Friday, 3 August 2018

being bread in the world

ORDINARY SUNDAY 18 (August 5th) 2018


2 Sam 11.26 – 12.13a
Ps 51.1-12
Eph 4.1-16
John 6.24-35

I avoided David last week, though it is worth noting that as a murderer he rates as one of the most abject sinners of the biblical witness. Psalm 51, if not written by David, certainly captures the essence of a failed human being recognizing his need for divine, unmerited, life-restoring grace. For those of us who have not ever laid claim to a blameless life, the words ring powerfully true:

Have mercy on me, O God,
    according to your steadfast love;
according to your abundant mercy
    blot out my transgressions.
Wash me thoroughly from my iniquity,
    and cleanse me from my sin.
For I know my transgressions,

    and my sin is ever before me.

Sadly the Church, in many of its forms from left to right, liberal to conservative, has forgotten the radical nature of the grace that David’s abject fall and divine restoration represent. Those from left to right, from liberal to conservative, who have turned God into either a domestic plaything or a distant abstract concept, those who play self-interested games with the gospel tend to forget how powerful, or as John Newton and later Philip Yancey emphasized, how amazing divine grace is.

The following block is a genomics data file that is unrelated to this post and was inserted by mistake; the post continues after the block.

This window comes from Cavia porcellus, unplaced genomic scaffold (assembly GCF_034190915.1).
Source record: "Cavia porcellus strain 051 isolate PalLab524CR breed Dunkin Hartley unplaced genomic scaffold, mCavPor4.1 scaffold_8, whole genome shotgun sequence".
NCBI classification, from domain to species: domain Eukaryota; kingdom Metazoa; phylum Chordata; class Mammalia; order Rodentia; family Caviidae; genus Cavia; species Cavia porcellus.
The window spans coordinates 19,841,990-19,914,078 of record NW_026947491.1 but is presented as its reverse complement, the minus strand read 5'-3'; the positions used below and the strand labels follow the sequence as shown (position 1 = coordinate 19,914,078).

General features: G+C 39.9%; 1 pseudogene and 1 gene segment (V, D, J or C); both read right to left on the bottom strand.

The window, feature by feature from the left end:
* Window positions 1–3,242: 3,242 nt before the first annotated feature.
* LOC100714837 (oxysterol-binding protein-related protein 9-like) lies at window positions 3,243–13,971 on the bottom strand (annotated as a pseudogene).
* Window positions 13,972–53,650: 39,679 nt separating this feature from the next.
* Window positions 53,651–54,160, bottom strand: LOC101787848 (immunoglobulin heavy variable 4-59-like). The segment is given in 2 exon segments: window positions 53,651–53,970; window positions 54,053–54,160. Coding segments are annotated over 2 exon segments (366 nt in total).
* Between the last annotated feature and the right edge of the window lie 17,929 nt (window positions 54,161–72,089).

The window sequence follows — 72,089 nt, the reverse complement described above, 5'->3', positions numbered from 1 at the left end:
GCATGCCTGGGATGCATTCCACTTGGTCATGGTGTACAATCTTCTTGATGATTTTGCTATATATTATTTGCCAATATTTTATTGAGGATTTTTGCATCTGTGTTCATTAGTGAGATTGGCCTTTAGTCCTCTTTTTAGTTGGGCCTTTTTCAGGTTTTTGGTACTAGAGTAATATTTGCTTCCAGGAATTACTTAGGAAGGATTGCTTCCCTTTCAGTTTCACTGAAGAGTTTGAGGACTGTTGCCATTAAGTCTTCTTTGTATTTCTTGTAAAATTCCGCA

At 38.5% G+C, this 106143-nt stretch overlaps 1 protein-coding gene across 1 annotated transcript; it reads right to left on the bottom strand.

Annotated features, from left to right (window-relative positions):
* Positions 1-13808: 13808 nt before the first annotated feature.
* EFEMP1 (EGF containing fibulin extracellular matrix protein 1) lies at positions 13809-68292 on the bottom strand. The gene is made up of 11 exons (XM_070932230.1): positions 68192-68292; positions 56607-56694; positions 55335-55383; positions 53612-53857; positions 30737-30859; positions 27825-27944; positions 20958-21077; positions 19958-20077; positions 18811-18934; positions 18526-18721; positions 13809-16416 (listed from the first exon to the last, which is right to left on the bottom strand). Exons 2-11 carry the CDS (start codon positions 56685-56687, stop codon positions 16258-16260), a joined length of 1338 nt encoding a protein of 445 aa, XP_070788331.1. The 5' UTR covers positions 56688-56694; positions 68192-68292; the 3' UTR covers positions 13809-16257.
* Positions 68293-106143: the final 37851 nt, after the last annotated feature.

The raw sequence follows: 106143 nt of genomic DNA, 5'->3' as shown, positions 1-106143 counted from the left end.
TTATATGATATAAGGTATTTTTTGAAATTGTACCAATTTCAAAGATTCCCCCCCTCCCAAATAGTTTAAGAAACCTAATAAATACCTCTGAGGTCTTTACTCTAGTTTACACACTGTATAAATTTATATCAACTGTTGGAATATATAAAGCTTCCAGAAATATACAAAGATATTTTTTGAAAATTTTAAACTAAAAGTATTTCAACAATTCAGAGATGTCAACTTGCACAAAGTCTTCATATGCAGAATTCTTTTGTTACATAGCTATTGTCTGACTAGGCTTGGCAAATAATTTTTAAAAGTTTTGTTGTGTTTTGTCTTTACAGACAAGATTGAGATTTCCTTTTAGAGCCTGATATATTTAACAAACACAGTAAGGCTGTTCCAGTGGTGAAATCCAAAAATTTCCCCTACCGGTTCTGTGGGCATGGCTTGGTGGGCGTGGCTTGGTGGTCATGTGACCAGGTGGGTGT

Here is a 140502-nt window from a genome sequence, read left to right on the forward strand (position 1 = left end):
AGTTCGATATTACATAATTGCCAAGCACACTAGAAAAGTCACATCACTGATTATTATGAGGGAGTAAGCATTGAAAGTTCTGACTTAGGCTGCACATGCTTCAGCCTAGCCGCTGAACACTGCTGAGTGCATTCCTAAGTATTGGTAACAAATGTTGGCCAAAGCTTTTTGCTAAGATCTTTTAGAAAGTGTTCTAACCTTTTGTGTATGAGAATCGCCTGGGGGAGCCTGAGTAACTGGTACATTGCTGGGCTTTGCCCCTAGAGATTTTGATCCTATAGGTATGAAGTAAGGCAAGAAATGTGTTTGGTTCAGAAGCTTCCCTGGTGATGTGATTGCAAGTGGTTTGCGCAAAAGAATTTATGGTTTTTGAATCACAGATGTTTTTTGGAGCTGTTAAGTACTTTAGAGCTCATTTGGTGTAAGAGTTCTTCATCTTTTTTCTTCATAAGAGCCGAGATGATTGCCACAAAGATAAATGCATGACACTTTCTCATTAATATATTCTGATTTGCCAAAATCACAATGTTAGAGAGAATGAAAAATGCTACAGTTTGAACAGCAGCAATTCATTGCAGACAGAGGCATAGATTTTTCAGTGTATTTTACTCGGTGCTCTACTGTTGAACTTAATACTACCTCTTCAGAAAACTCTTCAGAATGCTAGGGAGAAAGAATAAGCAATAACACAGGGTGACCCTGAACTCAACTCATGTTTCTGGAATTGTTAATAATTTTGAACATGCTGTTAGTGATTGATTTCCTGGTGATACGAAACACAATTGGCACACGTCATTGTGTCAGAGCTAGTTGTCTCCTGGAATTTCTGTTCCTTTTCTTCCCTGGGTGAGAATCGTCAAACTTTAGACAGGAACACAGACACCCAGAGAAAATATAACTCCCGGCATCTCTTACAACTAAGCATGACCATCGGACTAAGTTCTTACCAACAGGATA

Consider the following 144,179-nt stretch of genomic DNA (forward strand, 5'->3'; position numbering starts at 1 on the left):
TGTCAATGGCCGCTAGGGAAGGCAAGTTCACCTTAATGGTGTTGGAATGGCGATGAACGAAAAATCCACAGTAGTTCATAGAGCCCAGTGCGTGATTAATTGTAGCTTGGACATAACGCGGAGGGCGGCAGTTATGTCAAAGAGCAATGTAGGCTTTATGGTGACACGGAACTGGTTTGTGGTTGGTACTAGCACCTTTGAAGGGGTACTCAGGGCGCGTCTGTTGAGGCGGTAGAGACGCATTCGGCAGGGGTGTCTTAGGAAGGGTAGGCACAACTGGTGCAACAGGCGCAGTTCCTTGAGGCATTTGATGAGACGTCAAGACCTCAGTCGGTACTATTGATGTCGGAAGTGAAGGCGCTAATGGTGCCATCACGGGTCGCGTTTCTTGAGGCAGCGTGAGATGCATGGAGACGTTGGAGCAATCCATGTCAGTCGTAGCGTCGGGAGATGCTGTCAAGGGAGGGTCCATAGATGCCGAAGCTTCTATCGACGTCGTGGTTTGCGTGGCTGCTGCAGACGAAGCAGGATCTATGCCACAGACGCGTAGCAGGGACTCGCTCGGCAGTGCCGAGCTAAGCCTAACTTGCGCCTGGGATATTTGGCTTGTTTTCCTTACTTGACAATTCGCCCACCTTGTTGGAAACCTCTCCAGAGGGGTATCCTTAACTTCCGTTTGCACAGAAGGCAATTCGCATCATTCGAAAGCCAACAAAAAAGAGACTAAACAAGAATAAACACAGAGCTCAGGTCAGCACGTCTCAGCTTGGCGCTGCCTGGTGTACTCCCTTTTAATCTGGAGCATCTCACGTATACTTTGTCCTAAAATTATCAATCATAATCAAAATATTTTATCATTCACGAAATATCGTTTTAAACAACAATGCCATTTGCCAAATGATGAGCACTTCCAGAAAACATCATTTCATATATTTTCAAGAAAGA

Grace and restoration are no get out of gaol free ticket. Where civil law contradicts the tenets of our faith by perpetrating injustice and other evils, we are invited by the gospel to civil disobedience and peaceful protest. Otherwise the gospel demands that we adhere to standards and expectations of our given societies’ law. But what of this grace, as depicted in the psalm and in the story of David? 

For a moment let’s not dwell too much on the narrative tragedy of the death of the son of David. The low life expectancy of David’s era provided ample opportunity to believe the punitive wrath of God was at work in myriad ways, and caution is needed if we apply the interpretations of his time to our own. God does not kill babies. But the greater, timeless message is that grace is a measureless invasion of God’s life-redeeming love.

This is not, I emphasize, the sort of airy wave of a hand that has seen sexual predators protected from due justice across the churches. Churches must submit themselves to the authority of a Royal Commission in New Zealand as they eventually did in Australia. Grace is not about the continued protection and employment of predators, but about restitution even of the most despicable human beings after dues have been paid and sentences served. Grace is about ensuring that potential victims are protected and actual victims recompensed as best as is humanly possible. But thereafter, grace is about healing the human heart. Much of its meaning may even dwell beyond our sight, beyond our understanding in those unfathomable realms we loosely call “eternity.” Divine grace is bigger than human deaths.